Chief Rabbi attacks Jews who celebrate Christmas

Israel’s Chief Rabbi Meir Lau today urged Jews not to celebrate Christmas or New Year’s Day, warning that such observances threatened the identity of the Jewish state.

Rabbi Israel Meir Lau encouraged Christian Israeli Arabs, foreign workers and immigrants to mark the holidays but told Jewish families not to “be swept into keeping a way of life that is not their own, while obliterated and losing their self-respect.”

In recent years, small numbers of Israeli Jews have begun celebrating Christmas, putting up lights in shops and even trees in homes. The trend began with the influx of thousands of Christians – many of them married to Jews – in the early 1990s as part of a wave of immigration from the former Soviet Union.

The festivities have grown since fighting with the Palestinians broke out two years ago and Christian foreign workers replaced their Palestinian counterparts in jobs.

Israel has also undergone a type of cultural globalisation – expressed in a desire among many Israelis to take part in what they view as a world holiday.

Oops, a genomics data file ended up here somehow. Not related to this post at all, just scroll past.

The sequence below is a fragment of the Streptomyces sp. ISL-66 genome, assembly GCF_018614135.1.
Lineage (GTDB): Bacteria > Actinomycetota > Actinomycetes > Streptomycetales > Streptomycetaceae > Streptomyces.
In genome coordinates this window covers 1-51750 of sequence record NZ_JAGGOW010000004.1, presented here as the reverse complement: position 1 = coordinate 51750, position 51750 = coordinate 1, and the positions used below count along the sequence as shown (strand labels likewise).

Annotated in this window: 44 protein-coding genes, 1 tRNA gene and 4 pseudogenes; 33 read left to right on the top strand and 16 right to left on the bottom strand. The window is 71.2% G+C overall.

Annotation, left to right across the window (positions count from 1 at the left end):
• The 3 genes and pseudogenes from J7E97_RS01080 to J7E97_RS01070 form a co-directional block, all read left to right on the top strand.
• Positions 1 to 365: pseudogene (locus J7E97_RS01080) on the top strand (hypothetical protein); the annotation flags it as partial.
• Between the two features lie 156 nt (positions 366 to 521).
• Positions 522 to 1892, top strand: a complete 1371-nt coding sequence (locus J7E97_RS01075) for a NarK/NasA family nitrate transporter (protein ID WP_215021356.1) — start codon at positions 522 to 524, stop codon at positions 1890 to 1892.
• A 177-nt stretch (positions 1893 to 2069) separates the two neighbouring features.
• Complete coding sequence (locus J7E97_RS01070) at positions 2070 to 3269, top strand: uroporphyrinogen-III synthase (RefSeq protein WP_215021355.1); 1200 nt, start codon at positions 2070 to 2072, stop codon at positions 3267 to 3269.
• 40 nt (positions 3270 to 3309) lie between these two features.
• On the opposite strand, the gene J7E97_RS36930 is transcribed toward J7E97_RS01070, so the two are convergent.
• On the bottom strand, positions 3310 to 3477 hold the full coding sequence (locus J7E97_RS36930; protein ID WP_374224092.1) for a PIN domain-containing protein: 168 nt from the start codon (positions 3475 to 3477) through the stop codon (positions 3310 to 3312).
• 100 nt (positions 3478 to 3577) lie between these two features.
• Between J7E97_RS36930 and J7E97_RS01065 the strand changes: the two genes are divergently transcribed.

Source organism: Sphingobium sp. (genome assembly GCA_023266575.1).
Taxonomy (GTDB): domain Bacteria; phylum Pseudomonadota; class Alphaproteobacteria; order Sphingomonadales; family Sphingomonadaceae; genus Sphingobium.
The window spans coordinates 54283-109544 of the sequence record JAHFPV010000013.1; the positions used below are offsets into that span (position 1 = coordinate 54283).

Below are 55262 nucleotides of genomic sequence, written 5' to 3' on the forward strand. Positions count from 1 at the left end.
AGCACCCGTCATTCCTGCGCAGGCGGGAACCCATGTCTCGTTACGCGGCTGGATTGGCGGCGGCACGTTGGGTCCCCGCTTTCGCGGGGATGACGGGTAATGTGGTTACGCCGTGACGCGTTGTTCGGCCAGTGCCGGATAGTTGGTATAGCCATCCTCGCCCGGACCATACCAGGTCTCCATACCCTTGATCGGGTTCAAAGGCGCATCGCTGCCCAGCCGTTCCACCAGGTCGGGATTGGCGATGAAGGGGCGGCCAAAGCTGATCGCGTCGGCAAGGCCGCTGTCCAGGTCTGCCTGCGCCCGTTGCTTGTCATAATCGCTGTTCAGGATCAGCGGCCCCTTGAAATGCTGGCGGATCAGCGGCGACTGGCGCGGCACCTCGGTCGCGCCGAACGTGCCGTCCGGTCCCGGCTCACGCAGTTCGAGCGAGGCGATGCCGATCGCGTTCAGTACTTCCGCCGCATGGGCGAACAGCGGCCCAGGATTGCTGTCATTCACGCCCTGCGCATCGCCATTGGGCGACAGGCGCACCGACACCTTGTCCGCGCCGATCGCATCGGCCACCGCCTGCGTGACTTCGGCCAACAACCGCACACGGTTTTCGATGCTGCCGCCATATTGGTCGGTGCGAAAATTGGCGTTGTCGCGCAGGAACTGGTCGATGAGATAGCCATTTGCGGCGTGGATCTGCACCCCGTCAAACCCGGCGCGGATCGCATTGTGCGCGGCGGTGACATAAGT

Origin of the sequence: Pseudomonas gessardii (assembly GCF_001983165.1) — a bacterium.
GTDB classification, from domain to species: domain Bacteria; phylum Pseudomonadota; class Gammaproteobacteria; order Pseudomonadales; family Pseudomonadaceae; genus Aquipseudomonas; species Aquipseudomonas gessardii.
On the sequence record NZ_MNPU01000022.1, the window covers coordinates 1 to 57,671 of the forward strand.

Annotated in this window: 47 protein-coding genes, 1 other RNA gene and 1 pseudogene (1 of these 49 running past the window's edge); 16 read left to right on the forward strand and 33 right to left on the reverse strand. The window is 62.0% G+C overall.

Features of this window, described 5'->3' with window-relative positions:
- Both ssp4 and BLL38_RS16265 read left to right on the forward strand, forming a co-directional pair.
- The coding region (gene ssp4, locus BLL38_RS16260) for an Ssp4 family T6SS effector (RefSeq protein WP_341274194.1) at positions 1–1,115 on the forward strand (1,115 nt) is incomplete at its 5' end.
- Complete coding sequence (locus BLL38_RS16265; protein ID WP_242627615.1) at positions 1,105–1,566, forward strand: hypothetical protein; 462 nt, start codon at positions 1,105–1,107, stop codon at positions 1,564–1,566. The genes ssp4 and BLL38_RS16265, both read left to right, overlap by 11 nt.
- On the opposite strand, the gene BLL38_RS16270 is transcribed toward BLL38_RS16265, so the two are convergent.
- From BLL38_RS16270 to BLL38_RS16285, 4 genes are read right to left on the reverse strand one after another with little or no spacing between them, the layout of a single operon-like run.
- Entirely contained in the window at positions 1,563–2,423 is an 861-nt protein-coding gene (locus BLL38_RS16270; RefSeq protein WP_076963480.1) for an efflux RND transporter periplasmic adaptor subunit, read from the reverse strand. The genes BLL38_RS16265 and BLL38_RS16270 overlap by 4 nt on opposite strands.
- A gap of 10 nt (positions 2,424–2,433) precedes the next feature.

This week Israeli radios have occasionally played Christmas songs like Jingle Bells and White Christmas.

Israel’s national radio station even played the carol Silent Night.

Such expressions grate on the nerves of many Jews in Israel, particularly Lau.

“Why should we have anything to do with Christmas or New Year’s Eve, in the shade of the Christmas tree?!” Lau asked.

Such celebrations “hurt and insult, sadden and frustrate ... we never imagined that even in our independent country of the Jewish nation, foreign cultures would threaten our identity as a people and a nation.”

New Year’s Eve is an even bigger hit among young people in Israel, with every disco, bar and many cafes throwing big bashes.

Israeli police earlier this month confiscated large shipments of cocaine and LSD that they said were destined for drug dealers ahead of New Year’s Eve parties.

About 18% of the 6.6 million Israelis are Arabs, but very few of them are Christian.

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